I love easy and bright. While I often spend time seeking faint nebulae and wandering comets, there’s nothing like just looking up and seeing a beautiful scene aglow in the night sky. No binoculars or telescope needed. That’s exactly what will happen Tuesday November 2, when an attractive crescent Moon will join Saturn and Venus at dusk in the southwestern sky.
What a fine threesome they’ll make: Venus the white-hot spark shining at magnitude –4.0; Saturn a mellow magnitude +0.5, some 20 times fainter and the Moon a fingernail crescent above them both. The Moon will be just two days past apogee, the furthest point in its orbit from Earth. Does it look a little smaller than the usual crescent? If you’re a keen watcher of crescents, you just might notice the difference.
In less than two weeks, on November 14, the crescent will have waxed to full, swung around to the opposite end of its orbit, where it will be at perigee, its closest point to Earth. When a Full Moon occurs at perigee, we call it a Supermoon because it’s closer and correspondingly bigger and brighter than a typical Full Moon.
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For a variety of reasons, the November Supermoon will come exceptionally close to Earth, the closest one in 70 years as a matter of fact. The last time Earth and Moon embraced each other so tightly was January 26, 1948, the year baseball great Babe Ruth died. But I’m getting ahead of myself. We’ll have much more on the Supermoon soon!
Tuesday night you have the pleasure of an eye-catching crescent filled with darkly luminous earthshine, sunlight reflected off our jolly blue and white globe into space that reflects from the Moon and back to Earth. Being twice reflected, the returning light is feeble, giving the Moon a haunted look.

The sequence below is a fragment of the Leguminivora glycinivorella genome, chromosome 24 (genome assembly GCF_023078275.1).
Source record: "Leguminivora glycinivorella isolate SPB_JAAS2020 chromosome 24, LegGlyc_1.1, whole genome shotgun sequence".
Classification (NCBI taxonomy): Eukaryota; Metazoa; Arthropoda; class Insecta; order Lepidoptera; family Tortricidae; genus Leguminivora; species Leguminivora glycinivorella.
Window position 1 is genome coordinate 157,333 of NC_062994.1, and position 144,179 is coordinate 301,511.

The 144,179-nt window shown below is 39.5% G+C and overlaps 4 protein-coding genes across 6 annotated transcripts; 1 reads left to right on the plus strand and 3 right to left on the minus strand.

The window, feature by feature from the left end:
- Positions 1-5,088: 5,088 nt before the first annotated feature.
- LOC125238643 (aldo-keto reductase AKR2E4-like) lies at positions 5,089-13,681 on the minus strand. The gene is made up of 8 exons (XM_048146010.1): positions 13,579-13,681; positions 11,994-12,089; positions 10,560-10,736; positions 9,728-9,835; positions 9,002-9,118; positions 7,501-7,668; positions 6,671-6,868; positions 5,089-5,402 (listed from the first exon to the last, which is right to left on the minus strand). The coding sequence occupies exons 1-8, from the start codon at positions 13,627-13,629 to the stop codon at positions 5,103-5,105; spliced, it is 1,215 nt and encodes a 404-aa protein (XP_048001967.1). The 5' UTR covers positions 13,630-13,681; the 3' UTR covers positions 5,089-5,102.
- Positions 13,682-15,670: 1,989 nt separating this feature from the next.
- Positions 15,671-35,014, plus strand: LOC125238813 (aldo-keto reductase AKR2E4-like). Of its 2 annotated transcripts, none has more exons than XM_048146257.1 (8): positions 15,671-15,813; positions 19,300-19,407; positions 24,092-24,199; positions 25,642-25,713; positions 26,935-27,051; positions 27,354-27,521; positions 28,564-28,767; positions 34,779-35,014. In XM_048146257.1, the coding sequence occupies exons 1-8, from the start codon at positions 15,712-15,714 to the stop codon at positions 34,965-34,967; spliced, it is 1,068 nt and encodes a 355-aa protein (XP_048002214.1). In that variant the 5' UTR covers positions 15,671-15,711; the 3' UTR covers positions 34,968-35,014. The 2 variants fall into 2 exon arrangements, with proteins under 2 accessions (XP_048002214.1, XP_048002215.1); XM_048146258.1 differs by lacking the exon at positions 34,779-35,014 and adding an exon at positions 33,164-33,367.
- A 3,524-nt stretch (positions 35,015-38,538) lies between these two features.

Crescent phase is when earthshine is brightest. Why? Phases of Earth and Moon are complementary — when we see a crescent, an astronaut on the Moon would look back to see a nearly Full Earth in the sky. As you’ve already guessed, a Full Earth reflects a great deal more light than a half or crescent. Be sure to point your binoculars at the earth-lit Moon; the contrast of dusky earthlight adjacent to the sunlit crescent gives the scene a striking 3D look.
And if your glass can magnify ten times or more, you’ll get a sneak preview of several of the dark lunar seas or maria in the smoky light. Seas that will by and by ease into sunlight as the lunar terminator, the line separating day from night, rolls ever westward.
Have a small telescope? This may be one of your last easy chances at seeing the planet Saturn before it’s gobbled up by the western horizon. The ringed one has been sinking westward the past couple months and will soon be in conjunction with the Sun. I hate to see a good planet go, that’s why I’m happy to share that Venus will be with us a long, long time. Watch for this most brilliant of planets to rise higher in the southwestern sky as we approach Christmas and then swing to the north through early winter before dropping out of the evening sky in March 2017.
Thank you Venus for lighting our path on the snowy nights that lie ahead!
*** If you’d like learn more about how to find the planets, check out my new book, Night Sky with the Naked Eye. It covers all the wonderful things you can see in the night sky without special equipment. The book publishes on Nov. 8, but you can pre-order it right now at these online stores. Just click an icon to go to the site of your choice – Amazon, Barnes & Noble or Indiebound. It’s currently available at the first two outlets for a very nice discount:
2 Replies to “November Opens with a Splendid Gathering of Moon and Planets”
Hi Bob another great feature, as a flood warden I will have to watch out for high tides coming up my road. Working up a bit on Nutation as we speak.
Thanks for reminding me what a clear sky looks like, it has been so cloudy here in the UK.
Brian Sheen – Roseland Observatory.
Thanks Brian. Yes, the tides will be especially high I believe the day after on the 15th.
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